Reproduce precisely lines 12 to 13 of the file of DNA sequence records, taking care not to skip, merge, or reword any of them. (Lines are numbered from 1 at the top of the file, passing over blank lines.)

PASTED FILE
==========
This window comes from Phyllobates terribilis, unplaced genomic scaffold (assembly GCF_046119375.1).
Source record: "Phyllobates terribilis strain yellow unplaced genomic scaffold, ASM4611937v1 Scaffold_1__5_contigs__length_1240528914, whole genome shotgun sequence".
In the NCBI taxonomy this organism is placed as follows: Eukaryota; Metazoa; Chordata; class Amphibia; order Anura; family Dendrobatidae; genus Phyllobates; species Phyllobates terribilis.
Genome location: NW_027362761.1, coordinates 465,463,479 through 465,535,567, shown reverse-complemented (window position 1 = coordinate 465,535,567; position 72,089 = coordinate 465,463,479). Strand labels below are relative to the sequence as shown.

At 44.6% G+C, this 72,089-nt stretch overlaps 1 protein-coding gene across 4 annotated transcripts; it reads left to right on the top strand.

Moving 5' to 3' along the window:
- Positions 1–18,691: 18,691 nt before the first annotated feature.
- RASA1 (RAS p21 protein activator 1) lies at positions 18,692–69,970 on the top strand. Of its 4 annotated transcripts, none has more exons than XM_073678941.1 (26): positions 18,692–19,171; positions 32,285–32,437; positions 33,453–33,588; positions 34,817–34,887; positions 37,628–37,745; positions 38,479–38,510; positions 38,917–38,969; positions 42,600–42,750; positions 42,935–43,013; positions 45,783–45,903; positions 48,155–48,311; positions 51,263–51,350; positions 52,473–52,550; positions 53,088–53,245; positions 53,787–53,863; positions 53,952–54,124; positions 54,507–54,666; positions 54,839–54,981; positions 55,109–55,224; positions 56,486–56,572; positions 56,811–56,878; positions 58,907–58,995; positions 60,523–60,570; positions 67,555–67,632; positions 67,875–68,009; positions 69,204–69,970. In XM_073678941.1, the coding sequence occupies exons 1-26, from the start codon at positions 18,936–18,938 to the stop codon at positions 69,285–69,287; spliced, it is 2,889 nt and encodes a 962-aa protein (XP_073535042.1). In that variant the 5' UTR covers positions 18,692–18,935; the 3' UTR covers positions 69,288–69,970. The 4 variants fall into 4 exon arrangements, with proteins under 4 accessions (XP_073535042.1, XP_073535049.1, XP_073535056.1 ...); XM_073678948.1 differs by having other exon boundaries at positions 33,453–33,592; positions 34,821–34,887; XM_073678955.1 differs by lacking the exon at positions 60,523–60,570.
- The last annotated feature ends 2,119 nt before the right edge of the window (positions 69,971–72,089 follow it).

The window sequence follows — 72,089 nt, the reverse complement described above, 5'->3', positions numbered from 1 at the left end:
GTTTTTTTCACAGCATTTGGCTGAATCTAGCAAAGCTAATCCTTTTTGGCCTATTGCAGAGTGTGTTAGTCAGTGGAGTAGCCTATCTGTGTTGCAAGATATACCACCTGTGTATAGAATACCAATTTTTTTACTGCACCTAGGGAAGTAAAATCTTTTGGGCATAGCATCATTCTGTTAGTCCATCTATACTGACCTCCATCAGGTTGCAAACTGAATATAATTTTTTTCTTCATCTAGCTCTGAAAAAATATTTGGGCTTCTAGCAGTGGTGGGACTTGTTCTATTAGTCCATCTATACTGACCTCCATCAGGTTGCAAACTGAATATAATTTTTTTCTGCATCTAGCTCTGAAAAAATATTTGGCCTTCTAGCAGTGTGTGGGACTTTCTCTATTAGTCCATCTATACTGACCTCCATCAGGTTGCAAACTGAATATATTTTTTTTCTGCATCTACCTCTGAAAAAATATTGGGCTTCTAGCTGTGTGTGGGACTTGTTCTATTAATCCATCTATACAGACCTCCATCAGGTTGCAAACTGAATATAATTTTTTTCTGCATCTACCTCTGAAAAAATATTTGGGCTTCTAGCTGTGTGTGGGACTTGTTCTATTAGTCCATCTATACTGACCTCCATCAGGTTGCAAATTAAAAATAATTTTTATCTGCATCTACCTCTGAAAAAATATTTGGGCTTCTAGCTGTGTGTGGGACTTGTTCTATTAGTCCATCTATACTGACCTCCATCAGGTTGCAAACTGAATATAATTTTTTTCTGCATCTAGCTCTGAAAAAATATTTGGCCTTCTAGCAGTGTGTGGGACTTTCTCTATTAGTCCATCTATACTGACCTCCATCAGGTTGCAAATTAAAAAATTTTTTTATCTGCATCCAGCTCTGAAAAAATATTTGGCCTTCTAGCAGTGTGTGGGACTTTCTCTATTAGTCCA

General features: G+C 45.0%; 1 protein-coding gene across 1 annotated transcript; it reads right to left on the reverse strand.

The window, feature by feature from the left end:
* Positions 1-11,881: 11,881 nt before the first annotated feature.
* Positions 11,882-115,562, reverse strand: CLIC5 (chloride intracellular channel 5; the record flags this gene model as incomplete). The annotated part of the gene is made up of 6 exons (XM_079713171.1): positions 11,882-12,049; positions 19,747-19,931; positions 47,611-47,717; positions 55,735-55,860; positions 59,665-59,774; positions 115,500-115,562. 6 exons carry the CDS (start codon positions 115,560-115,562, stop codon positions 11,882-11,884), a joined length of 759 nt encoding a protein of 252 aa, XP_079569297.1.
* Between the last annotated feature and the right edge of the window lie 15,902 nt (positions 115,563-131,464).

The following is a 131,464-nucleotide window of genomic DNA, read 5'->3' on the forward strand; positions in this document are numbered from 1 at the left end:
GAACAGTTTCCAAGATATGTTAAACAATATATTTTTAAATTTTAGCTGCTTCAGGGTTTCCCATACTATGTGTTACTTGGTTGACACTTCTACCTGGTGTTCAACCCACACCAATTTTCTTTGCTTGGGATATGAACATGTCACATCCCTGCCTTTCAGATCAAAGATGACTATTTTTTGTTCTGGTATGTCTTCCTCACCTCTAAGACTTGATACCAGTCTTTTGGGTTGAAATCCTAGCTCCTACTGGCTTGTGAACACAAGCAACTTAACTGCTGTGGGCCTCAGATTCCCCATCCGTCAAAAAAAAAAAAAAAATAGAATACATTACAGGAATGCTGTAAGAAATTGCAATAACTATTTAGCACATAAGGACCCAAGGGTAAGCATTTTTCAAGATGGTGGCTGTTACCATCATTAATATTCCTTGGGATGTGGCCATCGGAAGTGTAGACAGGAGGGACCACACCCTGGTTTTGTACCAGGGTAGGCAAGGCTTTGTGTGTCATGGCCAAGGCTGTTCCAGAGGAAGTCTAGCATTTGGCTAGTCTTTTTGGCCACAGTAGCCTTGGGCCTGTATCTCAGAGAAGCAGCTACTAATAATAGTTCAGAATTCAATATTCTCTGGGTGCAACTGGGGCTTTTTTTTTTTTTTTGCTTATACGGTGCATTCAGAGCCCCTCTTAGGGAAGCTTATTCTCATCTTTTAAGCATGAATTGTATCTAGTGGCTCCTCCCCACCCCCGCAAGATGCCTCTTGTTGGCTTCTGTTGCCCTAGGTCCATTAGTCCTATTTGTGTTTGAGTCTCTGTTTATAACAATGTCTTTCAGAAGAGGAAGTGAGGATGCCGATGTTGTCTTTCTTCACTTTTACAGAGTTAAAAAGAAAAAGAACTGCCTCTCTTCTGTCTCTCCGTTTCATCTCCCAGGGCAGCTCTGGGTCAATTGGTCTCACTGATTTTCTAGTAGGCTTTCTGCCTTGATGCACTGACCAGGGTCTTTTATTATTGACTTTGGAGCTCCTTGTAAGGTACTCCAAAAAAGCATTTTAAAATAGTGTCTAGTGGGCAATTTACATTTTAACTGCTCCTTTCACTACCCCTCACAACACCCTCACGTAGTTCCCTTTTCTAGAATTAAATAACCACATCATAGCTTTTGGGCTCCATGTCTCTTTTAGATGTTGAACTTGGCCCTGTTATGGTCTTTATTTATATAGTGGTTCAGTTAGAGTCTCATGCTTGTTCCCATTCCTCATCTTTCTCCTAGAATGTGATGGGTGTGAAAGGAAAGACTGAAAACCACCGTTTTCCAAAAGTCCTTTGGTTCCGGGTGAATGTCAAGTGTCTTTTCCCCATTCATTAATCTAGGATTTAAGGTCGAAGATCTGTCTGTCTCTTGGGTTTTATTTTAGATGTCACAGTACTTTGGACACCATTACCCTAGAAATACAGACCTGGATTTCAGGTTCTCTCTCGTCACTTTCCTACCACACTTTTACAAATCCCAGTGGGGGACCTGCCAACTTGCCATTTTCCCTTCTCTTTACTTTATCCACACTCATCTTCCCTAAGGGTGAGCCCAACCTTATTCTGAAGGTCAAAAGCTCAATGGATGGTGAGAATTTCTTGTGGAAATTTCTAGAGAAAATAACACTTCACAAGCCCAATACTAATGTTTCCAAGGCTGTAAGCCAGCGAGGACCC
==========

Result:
General features: G+C 45.0%; 1 protein-coding gene across 1 annotated transcript; it reads right to left on the reverse strand.

The window, feature by feature from the left end: